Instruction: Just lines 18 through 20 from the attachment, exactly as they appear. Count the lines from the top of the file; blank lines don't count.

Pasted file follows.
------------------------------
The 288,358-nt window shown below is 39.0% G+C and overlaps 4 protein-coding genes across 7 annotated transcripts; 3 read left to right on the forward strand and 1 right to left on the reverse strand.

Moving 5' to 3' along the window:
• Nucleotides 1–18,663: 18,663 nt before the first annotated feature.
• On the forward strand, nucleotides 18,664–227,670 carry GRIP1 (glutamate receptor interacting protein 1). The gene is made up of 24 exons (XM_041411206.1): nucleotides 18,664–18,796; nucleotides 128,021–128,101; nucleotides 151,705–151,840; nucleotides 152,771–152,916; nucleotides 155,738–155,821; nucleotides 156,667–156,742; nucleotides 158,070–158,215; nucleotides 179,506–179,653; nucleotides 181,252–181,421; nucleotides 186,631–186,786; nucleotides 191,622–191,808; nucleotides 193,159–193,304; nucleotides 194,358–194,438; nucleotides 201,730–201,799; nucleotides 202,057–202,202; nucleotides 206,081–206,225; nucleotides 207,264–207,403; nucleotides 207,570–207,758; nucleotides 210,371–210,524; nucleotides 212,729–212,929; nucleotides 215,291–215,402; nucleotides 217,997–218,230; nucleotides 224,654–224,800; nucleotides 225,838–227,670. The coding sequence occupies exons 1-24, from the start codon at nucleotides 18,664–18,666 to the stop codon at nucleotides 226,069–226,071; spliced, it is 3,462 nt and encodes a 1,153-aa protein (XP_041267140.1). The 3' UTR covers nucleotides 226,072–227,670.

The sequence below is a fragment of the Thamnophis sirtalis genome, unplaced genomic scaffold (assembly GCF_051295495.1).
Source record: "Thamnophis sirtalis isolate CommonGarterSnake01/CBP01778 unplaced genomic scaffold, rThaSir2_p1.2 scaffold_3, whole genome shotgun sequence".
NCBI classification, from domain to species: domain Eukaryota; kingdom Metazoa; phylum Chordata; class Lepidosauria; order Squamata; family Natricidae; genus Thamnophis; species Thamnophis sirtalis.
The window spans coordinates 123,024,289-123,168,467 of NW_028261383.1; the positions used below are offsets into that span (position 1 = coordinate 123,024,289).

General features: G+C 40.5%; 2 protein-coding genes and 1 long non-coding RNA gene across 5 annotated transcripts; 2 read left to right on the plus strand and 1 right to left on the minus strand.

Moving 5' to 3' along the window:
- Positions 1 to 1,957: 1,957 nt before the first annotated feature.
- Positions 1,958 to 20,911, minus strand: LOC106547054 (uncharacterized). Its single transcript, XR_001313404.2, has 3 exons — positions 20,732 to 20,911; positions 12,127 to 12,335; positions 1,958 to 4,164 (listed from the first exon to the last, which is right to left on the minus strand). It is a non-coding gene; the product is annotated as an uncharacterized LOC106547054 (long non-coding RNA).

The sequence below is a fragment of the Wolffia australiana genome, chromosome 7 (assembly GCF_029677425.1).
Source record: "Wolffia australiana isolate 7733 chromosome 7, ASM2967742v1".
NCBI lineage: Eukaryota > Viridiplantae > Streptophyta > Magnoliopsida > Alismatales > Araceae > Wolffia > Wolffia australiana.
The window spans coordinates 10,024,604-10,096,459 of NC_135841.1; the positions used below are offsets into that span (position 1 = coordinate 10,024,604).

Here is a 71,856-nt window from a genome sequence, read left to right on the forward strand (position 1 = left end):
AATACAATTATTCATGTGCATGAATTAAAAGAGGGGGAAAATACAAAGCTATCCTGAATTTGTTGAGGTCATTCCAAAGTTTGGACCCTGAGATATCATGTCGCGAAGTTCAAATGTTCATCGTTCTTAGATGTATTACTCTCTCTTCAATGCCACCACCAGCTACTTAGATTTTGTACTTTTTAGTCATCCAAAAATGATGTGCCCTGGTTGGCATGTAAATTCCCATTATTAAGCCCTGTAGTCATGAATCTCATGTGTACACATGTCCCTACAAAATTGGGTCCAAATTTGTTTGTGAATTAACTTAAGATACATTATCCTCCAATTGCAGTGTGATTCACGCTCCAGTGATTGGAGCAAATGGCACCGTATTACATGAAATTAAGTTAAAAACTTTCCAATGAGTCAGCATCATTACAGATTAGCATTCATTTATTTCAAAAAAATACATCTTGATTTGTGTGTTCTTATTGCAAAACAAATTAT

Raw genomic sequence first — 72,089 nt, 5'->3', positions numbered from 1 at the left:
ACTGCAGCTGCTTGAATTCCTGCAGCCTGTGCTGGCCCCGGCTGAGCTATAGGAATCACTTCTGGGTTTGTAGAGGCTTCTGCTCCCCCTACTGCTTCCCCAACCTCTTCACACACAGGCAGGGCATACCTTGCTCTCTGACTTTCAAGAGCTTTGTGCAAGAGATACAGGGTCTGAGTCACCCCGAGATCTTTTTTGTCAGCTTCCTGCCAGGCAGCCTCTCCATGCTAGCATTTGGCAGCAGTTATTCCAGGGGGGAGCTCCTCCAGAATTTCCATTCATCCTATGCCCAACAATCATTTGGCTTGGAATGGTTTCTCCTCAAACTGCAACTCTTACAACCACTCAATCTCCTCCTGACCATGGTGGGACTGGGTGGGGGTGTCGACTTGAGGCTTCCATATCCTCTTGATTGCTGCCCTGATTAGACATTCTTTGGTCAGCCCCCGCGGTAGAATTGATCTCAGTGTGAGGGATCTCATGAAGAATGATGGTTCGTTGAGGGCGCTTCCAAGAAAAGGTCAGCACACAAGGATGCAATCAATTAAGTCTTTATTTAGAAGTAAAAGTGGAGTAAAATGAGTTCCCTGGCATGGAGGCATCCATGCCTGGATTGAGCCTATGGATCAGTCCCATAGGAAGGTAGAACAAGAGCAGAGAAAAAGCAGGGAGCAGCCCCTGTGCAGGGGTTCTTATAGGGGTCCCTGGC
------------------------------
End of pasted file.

AATACAATTATTCATGTGCATGAATTAAAAGAGGGGGAAAATACAAAGCTATCCTGAATTTGTTGAGGTCATTCCAAAGTTTGGACCCTGAGATATCATGTCGCGAAGTTCAAATGTTCATCGTTCTTAGATGTATTACTCTCTCTTCAATGCCACCACCAGCTACTTAGATTTTGTACTTTTTAGTCATCCAAAAATGATGTGCCCTGGTTGGCATGTAAATTCCCATTATTAAGCCCTGTAGTCATGAATCTCATGTGTACACATGTCCCTACAAAATTGGGTCCAAATTTGTTTGTGAATTAACTTAAGATACATTATCCTCCAATTGCAGTGTGATTCACGCTCCAGTGATTGGAGCAAATGGCACCGTATTACATGAAATTAAGTTAAAAACTTTCCAATGAGTCAGCATCATTACAGATTAGCATTCATTTATTTCAAAAAAATACATCTTGATTTGTGTGTTCTTATTGCAAAACAAATTAT

Raw genomic sequence first — 72,089 nt, 5'->3', positions numbered from 1 at the left:
ACTGCAGCTGCTTGAATTCCTGCAGCCTGTGCTGGCCCCGGCTGAGCTATAGGAATCACTTCTGGGTTTGTAGAGGCTTCTGCTCCCCCTACTGCTTCCCCAACCTCTTCACACACAGGCAGGGCATACCTTGCTCTCTGACTTTCAAGAGCTTTGTGCAAGAGATACAGGGTCTGAGTCACCCCGAGATCTTTTTTGTCAGCTTCCTGCCAGGCAGCCTCTCCATGCTAGCATTTGGCAGCAGTTATTCCAGGGGGGAGCTCCTCCAGAATTTCCATTCATCCTATGCCCAACAATCATTTGGCTTGGAATGGTTTCTCCTCAAACTGCAACTCTTACAACCACTCAATCTCCTCCTGACCATGGTGGGACTGGGTGGGGGTGTCGACTTGAGGCTTCCATATCCTCTTGATTGCTGCCCTGATTAGACATTCTTTGGTCAGCCCCCGCGGTAGAATTGATCTCAGTGTGAGGGATCTCATGAAGAATGATGGTTCGTTGAGGGCGCTTCCAAGAAAAGGTCAGCACACAAGGATGCAATCAATTAAGTCTTTATTTAGAAGTAAAAGTGGAGTAAAATGAGTTCCCTGGCATGGAGGCATCCATGCCTGGATTGAGCCTATGGATCAGTCCCATAGGAAGGTAGAACAAGAGCAGAGAAAAAGCAGGGAGCAGCCCCTGTGCAGGGGTTCTTATAGGGGTCCCTGGC